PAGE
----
|Jeannine Chartier, Executive and Artistic Director, VSA Arts Rhode Island|
What was it like to watch the speech in person?
It was an honor to be invited by Congressman Cicilline, and he graciously pushed my wheelchair through the long and winding underground "accessible" pathway over to the Capitol. It was an incredible experience, even if it was sometimes horrifying to hear the president's vision for our country.
Who were you seated with?
I was with other guests who had been invited by Democratic members of Congress, and our seating was scattered throughout many Republican guests. Mixed into my corner of the gallery: a woman who told me she had had a heart transplant, women wearing headscarves, several Native Americans in traditional dress, and people of difference races, ethnicities, and sexual orientation -- some wearing buttons promoting causes or simply #resist.
What was it like to be sitting with such a diverse group while President Trump presented his policy proposals?
During much of the speech, we sat stoic while enthusiastic Republicans leaped to their feet applauding his calls to dismantle laws regarding the Dakota Access Pipeline, EPA, health care, and education, while ignoring the rights of minorities (race, gender, LGBTQ, etc.). While the speech started out on a positive note acknowledging disapproval of anti-Semitism and racism, his words still ultimately seemed to promote stigma and fear, and I feel we all left feeling expendable and disposable.
The president did acknowledge Rare Disease Day.
Yes, the individuals and their stories in the later part of the speech -- a parade of "victims" overcoming hardships. It just seemed to be exploitation and pandering, and completely disconnected from his previous speeches and actions. Sorry if I sound cynical or jaded, but the young woman in the wheelchair and how she was referenced reminded me of the old Jerry Lewis telethon days. No disrespect to the individuals, but his stated plans to dismantle policies and regulations that protect many of us who are minorities to have access to education and health care will only increase our struggles.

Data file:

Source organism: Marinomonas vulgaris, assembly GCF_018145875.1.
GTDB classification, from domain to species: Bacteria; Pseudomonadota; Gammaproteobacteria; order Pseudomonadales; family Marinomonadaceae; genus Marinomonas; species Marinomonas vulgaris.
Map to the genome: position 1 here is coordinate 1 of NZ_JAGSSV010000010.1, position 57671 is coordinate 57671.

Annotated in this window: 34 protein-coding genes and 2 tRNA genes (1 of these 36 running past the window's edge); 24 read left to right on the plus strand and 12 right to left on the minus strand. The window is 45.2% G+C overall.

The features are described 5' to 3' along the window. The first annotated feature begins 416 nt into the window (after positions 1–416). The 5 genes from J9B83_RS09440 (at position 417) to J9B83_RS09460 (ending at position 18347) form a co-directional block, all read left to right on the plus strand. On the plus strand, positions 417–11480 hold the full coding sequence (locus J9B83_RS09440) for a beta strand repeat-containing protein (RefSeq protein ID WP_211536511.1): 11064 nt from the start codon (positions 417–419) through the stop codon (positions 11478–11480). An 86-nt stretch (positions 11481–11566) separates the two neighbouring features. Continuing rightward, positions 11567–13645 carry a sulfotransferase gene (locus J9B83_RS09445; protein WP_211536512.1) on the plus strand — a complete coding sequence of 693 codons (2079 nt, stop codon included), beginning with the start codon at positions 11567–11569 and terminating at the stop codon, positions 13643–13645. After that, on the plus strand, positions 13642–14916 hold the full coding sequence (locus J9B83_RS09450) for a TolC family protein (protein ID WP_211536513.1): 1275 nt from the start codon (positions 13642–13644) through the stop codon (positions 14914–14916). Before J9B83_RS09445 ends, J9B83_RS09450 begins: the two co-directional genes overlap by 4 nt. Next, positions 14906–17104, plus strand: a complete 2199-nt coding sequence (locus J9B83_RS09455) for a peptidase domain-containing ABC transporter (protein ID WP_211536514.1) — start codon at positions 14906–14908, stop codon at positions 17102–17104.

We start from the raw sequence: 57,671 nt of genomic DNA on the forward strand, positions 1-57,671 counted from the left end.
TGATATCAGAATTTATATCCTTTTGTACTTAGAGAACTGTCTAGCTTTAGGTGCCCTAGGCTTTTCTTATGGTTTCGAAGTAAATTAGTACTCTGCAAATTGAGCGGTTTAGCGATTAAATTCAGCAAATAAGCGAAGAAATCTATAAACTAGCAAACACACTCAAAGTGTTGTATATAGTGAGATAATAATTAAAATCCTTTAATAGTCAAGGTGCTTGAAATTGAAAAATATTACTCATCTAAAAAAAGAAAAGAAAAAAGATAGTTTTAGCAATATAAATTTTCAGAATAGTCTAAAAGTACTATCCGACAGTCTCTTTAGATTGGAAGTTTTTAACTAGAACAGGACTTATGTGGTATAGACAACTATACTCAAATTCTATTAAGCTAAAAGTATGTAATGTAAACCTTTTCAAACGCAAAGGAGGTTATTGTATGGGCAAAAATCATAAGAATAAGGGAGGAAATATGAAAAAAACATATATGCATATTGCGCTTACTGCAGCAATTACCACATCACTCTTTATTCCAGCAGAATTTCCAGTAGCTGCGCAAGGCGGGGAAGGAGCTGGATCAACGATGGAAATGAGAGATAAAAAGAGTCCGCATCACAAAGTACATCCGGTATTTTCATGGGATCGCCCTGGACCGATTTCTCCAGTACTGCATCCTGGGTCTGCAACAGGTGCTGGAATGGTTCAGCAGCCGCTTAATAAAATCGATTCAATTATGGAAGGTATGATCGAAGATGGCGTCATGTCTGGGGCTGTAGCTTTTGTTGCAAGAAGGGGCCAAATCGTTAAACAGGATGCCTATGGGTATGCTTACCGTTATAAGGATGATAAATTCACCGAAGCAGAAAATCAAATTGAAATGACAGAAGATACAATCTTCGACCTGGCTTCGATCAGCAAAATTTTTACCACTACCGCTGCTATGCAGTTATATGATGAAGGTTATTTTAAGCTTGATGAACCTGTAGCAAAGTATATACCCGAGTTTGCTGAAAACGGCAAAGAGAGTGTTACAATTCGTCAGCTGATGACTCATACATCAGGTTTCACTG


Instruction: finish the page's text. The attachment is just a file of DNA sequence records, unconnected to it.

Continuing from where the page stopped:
What other moments stand out?
A few come to mind. The shock and groan that went out from our side of the aisle about VOICE (Victims Of Immigration Crime Enforcement) was palpable. I don't know if that translated on TV, because the cheers from Republicans may have overwhelmed it, but it was obviously scary to a LOT of people in the room -- people looked at each other in eyes-wide-open shock. And my side of the room couldn't contain WTF laughter over the line, "The time for trivial fights is over." Did he really say that? Oh Lordy...and he pointed to Democrats like they are the ones tweeting at 3:00am.
Are you happy you went?
Yes. It was exhausting physically, but more so emotionally – it was a long speech full of disturbing rhetoric outlining a dark path we are heading down in this Trump presidency. It was a powerful reminder that there's so much to fight for -- and fight against. But I keep reminding myself, it's a marathon and not a sprint.